Refugees in Moria and at the beaches of Lesvos

… On a beach outside the town of Mytilíni, Lesvos at 0030 February 22, 2016.

I stand with my binoculars and look at a low, dark line on the horizon. A few seconds later it is confirmed: It is a RIB. A black rubber boat. It is always anxious to see how low in the water they float. And how many people there are. We can barely glimpse the contrast of them out in the dark. We count heads. I lose track when I turn thirty. I know there are at least 50 there. Probably closer to 60. In a boat made for hot sunny days and twenty people. It is 6 degrees, the wind from the south is bitterly cold, the waves are not so high near the shore, but we know that out there – over the sea of 10 kilometers that separates Greece from Turkey – there are big waves. Waves that easily overturn a small rubber boat. Waves that have overturned boats and drowned more than 3,000 people in the last year and over four hundred in the last month alone.

At the most we received 20 boats a day(and night)

Tommy, one of the Greek rescue team ERCI, got the boy out, gave him a heart massage and kept him alive until the ambulance showed up

I step out of the row, holding the little child’s body close to me. He falls asleep from the heat from me and for a few minutes we stand in our own bubble and I can observe the series of fates that fit in front of me. A thirteen-year-old – he could have been any teenager from anywhere – is helped out of the boat. The boy cries, more out of shame than out of fear. Everyone sees that he has peed on himself. Someone puts a blanket around him, hides him and he disappears onto the beach. My thought is what fears it takes for a 13 year old to pee on himself. A few minutes later we emptied the boat. I find the parents of the toddler I have had in my arms.

This little guy is now living with his family in Germany.

The boat is approaching. Our rescuers are in the water. It is important to cut the engine before it pushes the RIB ashore. We will try to get the front of the boat towards the beach and help the refugees ashore, one by one.

A few minutes later we are standing in two rows. I see the people sitting in the boat. Faces can be seen, pale and wet. Faces characterized by joy, crying, fear and insecurity. Are they safe or is this just another disappointment? Some traffickers cynically exploit the vulnerability of the refugees. They promise them Greece for thousands of euros and drive them only to another beach in Turkey. Kids scream, adults cry. Some have fainted. The first one I receive is a little boy. A few months old. He has vomited all over, but with a finger in his neck I feel that he is warm. These are the kids we are most anxious of. They cool down quickly and when they stop shaking and stop crying, there is danger. The refugees gather children and women in the middle of the boat. A rational action to protect them.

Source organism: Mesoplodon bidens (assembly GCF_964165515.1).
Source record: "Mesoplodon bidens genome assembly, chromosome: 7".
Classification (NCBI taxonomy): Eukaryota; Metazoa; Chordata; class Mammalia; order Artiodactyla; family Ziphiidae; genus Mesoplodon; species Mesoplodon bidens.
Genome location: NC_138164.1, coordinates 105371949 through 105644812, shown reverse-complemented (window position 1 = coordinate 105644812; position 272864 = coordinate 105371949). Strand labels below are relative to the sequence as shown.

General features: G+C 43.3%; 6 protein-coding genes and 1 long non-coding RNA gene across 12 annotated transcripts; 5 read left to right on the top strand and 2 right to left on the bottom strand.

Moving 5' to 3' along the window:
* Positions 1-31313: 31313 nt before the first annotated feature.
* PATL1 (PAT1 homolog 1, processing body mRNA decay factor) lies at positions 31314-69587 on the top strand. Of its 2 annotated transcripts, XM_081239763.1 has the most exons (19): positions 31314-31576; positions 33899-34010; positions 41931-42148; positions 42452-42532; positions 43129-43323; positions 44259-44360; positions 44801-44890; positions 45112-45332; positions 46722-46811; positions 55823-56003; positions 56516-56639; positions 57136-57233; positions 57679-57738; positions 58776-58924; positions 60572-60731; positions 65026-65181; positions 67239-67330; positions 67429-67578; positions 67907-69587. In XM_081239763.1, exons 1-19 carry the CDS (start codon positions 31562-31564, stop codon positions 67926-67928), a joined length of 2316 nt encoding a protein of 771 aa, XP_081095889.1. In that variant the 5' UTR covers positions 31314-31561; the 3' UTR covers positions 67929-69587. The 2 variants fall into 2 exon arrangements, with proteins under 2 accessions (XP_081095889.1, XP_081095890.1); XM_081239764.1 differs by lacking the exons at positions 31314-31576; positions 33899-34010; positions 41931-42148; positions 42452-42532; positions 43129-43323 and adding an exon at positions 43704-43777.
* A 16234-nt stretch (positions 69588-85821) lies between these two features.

… I turn to the beach again. Raises the binoculars and looks for the next boat.…

We get up from the water. Children get warm clothes, adults get blankets. Some good souls have made hot tea in large containers. Before we get that far, we have to climb a slope. In the middle of the slope I see an elderly lady. She stands on her knees, comes no way and I see that she is crying. I help her up, support her and think that this should not be the case. Children should not drown, boys should not pee in fear and old people should not kneel crying on a hillside in Greece.

These girls are hopefully living in europe now, with peace in mind and families around them.

The disadvantage is that the water is often thrown into the boat and it is slowly filled with water. When we get them out, seawater and vomit flow there. The other day, a three-year-old drowned in the murky water. Tommy, one of the Greek rescue team Erci, got the boy out, gave him a heart massage and kept him alive until the ambulance showed up. He is now on a respirator in Athens. Nobody knows how it goes. We cross our fingers that a robust little body and cold seawater might save him. The mother is alone with two other children. His father died in Aleppo.

Again a few minutes later, just before the UNCHR bus arrives to take the refugees to the Moria registration camp, I help the elderly man with the black garbage bags he has tied around his legs. At first he did not want help, the elderly have a desire to fend for themselves. A final touch of dignity on a journey that is anything but worthy. Finally, he needs help, some fingers that are soft and warm enough to loosen the ropes. Under the plastic bags he has nice shoes. They were originally freshly refurbished.

I notice that those who come wear their finest clothes. They that lost everything in the old country and hope to find a new life here with us, in Schengen.

We see the bus run. Some of us wave, the kids’ faces sticking to the windows. With some of them we have brought out the smile. We give them bananas, sweets and water. And a lot of hope that life will be better from now on. With a heavy heart, I know it’s not true. This is just the beginning of a long journey that gets worse and worse the further north in Europe they come.

I turn to the beach again. Raises the binoculars and looks for the next boat.

Moria fire.
On 8 September 2020, a fire badly damaged the camp of more than 12,000 asylum seekers. On 10 September, three Greek ships were sent to help shelter the migrants. By then, the camp was almost completely destroyed. Most of the refugees were left homeless on the street. 

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